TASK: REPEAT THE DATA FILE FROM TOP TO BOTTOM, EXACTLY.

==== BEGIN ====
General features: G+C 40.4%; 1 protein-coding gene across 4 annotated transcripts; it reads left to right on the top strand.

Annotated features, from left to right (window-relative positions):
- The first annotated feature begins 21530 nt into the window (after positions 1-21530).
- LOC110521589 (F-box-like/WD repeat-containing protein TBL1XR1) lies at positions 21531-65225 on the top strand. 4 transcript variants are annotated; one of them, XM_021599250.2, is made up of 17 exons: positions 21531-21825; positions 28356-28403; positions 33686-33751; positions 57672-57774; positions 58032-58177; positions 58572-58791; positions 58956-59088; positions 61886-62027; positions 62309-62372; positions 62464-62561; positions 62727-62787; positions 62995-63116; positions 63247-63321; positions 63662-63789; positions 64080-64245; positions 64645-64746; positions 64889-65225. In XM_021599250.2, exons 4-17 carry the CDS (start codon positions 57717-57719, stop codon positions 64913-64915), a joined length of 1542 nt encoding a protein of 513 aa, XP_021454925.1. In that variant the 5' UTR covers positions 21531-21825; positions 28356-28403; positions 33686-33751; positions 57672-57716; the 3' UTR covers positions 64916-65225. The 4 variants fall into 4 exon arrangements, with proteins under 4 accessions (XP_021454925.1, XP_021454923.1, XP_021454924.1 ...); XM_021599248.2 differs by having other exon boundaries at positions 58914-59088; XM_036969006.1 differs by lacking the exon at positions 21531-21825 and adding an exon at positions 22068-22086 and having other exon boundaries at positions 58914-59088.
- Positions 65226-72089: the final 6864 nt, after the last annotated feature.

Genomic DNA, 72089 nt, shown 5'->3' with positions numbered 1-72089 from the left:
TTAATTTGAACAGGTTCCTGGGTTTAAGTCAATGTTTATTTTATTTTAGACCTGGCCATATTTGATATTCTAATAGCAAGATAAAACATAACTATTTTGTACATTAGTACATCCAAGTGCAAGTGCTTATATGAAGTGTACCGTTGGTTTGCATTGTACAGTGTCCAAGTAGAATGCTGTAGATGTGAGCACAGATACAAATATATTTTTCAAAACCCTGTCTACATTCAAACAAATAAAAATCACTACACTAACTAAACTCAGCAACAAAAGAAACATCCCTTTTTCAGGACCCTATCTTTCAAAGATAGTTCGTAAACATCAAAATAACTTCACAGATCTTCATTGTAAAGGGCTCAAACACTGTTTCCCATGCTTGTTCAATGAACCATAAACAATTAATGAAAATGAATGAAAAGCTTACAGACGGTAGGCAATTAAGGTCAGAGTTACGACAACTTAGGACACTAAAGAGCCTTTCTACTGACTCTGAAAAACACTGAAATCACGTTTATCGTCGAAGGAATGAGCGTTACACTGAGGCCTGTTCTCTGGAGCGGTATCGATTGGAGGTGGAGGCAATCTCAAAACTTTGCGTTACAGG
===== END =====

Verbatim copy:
General features: G+C 40.4%; 1 protein-coding gene across 4 annotated transcripts; it reads left to right on the top strand.

Annotated features, from left to right (window-relative positions):
- The first annotated feature begins 21530 nt into the window (after positions 1-21530).
- LOC110521589 (F-box-like/WD repeat-containing protein TBL1XR1) lies at positions 21531-65225 on the top strand. 4 transcript variants are annotated; one of them, XM_021599250.2, is made up of 17 exons: positions 21531-21825; positions 28356-28403; positions 33686-33751; positions 57672-57774; positions 58032-58177; positions 58572-58791; positions 58956-59088; positions 61886-62027; positions 62309-62372; positions 62464-62561; positions 62727-62787; positions 62995-63116; positions 63247-63321; positions 63662-63789; positions 64080-64245; positions 64645-64746; positions 64889-65225. In XM_021599250.2, exons 4-17 carry the CDS (start codon positions 57717-57719, stop codon positions 64913-64915), a joined length of 1542 nt encoding a protein of 513 aa, XP_021454925.1. In that variant the 5' UTR covers positions 21531-21825; positions 28356-28403; positions 33686-33751; positions 57672-57716; the 3' UTR covers positions 64916-65225. The 4 variants fall into 4 exon arrangements, with proteins under 4 accessions (XP_021454925.1, XP_021454923.1, XP_021454924.1 ...); XM_021599248.2 differs by having other exon boundaries at positions 58914-59088; XM_036969006.1 differs by lacking the exon at positions 21531-21825 and adding an exon at positions 22068-22086 and having other exon boundaries at positions 58914-59088.
- Positions 65226-72089: the final 6864 nt, after the last annotated feature.

Genomic DNA, 72089 nt, shown 5'->3' with positions numbered 1-72089 from the left:
TTAATTTGAACAGGTTCCTGGGTTTAAGTCAATGTTTATTTTATTTTAGACCTGGCCATATTTGATATTCTAATAGCAAGATAAAACATAACTATTTTGTACATTAGTACATCCAAGTGCAAGTGCTTATATGAAGTGTACCGTTGGTTTGCATTGTACAGTGTCCAAGTAGAATGCTGTAGATGTGAGCACAGATACAAATATATTTTTCAAAACCCTGTCTACATTCAAACAAATAAAAATCACTACACTAACTAAACTCAGCAACAAAAGAAACATCCCTTTTTCAGGACCCTATCTTTCAAAGATAGTTCGTAAACATCAAAATAACTTCACAGATCTTCATTGTAAAGGGCTCAAACACTGTTTCCCATGCTTGTTCAATGAACCATAAACAATTAATGAAAATGAATGAAAAGCTTACAGACGGTAGGCAATTAAGGTCAGAGTTACGACAACTTAGGACACTAAAGAGCCTTTCTACTGACTCTGAAAAACACTGAAATCACGTTTATCGTCGAAGGAATGAGCGTTACACTGAGGCCTGTTCTCTGGAGCGGTATCGATTGGAGGTGGAGGCAATCTCAAAACTTTGCGTTACAGG